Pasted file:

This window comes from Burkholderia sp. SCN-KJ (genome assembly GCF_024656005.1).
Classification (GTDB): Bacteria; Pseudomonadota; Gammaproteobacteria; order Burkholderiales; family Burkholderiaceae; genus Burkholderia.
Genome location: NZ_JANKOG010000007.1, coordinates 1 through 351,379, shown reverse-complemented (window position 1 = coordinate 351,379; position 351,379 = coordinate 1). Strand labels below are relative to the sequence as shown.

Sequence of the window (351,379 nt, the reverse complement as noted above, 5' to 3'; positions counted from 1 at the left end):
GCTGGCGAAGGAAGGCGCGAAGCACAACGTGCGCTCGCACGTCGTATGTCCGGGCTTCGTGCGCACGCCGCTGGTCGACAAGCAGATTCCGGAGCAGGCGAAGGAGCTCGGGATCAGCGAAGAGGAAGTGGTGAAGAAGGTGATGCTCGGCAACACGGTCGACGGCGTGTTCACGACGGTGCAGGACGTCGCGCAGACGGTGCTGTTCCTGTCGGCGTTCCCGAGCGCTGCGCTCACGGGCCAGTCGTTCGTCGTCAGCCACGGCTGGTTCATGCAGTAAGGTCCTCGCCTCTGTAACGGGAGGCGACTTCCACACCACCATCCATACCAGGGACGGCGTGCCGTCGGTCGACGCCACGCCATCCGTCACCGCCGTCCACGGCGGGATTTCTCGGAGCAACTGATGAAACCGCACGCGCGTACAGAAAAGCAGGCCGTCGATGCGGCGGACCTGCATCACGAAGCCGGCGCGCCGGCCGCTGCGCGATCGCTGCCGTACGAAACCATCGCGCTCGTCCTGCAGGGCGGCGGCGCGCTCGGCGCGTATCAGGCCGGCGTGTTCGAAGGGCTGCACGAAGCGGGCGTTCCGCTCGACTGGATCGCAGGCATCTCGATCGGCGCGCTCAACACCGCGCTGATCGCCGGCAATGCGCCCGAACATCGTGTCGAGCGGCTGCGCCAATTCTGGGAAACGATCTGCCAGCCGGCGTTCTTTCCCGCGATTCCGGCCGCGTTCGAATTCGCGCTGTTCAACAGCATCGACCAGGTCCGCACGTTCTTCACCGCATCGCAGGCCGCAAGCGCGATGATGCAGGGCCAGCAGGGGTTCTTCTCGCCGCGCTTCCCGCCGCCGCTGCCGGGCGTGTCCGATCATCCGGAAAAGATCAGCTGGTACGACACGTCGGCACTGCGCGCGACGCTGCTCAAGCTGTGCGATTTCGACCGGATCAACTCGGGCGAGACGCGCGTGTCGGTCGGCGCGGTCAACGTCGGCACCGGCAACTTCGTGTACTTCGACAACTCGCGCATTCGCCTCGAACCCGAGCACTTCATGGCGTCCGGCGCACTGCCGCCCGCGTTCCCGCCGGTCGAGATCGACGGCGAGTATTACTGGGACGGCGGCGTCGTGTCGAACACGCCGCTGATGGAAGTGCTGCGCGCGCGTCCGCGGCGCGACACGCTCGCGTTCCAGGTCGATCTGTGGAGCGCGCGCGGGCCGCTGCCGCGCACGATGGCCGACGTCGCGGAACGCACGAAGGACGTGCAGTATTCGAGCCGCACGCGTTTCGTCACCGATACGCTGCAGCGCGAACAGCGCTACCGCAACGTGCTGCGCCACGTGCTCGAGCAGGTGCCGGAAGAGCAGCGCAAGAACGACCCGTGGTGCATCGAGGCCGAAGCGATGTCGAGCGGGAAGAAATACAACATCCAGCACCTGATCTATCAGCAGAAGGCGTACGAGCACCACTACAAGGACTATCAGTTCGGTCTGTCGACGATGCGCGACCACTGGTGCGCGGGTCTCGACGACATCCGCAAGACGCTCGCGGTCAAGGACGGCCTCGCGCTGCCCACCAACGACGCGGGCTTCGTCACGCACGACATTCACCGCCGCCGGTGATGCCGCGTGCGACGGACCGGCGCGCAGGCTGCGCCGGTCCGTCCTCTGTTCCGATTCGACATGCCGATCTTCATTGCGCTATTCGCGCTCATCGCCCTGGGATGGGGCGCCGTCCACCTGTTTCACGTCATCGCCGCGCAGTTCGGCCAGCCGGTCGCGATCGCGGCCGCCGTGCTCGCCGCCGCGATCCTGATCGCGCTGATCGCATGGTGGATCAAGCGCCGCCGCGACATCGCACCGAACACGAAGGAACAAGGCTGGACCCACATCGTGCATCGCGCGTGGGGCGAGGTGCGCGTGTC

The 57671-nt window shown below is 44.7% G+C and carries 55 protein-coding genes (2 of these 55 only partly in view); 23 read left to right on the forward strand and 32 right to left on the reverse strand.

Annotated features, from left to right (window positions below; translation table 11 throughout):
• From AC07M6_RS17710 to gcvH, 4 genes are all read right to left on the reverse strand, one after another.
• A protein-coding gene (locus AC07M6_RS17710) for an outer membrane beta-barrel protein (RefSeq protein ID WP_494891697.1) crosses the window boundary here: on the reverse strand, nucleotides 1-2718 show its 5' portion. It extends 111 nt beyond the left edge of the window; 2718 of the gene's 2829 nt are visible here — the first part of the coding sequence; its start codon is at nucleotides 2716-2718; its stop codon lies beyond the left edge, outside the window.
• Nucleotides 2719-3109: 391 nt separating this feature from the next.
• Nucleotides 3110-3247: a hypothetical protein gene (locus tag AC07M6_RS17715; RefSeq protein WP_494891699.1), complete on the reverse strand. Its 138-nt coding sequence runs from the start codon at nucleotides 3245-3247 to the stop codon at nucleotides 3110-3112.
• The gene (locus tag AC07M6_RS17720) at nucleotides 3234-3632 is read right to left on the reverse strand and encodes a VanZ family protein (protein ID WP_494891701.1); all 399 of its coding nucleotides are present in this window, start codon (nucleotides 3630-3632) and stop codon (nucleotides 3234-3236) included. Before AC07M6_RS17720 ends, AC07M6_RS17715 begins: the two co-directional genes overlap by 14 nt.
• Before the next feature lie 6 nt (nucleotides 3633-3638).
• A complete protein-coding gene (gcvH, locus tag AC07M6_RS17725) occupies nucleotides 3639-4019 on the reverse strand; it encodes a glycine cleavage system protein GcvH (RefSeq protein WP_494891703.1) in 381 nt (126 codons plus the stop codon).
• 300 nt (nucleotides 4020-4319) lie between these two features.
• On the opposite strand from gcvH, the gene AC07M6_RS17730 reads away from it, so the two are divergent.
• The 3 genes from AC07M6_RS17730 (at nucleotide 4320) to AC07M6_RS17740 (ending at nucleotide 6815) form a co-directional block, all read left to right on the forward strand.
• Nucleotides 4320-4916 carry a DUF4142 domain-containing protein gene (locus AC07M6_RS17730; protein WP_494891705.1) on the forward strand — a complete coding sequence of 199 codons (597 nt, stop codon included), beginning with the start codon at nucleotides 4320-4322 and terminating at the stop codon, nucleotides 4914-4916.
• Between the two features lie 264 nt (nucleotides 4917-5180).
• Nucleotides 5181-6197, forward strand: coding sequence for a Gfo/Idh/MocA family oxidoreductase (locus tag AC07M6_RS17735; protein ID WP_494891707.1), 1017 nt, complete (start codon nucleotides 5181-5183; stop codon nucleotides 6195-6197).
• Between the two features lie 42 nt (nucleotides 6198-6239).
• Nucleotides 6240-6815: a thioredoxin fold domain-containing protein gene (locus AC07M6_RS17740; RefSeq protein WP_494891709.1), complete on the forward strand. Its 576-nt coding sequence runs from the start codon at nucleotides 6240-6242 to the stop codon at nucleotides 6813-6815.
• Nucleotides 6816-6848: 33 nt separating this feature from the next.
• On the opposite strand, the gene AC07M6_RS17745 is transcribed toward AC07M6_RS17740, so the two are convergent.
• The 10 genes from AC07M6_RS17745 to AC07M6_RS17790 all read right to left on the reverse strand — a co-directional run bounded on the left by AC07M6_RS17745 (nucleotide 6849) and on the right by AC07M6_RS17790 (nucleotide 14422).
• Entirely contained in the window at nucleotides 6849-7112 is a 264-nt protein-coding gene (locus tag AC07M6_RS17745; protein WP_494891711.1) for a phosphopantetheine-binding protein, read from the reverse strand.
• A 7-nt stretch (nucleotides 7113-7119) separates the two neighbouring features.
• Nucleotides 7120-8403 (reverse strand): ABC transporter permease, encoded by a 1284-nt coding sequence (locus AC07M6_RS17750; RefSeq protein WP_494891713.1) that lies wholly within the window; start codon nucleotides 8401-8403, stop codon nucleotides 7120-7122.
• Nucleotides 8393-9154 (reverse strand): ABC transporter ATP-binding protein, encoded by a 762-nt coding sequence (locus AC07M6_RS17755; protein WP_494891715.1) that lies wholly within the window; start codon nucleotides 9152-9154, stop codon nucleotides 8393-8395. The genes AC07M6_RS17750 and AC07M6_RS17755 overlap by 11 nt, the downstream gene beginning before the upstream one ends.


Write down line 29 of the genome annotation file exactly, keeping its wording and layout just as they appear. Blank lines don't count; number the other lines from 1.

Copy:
• Nucleotides 8393-9154 (reverse strand): ABC transporter ATP-binding protein, encoded by a 762-nt coding sequence (locus AC07M6_RS17755; protein WP_494891715.1) that lies wholly within the window; start codon nucleotides 9152-9154, stop codon nucleotides 8393-8395. The genes AC07M6_RS17750 and AC07M6_RS17755 overlap by 11 nt, the downstream gene beginning before the upstream one ends.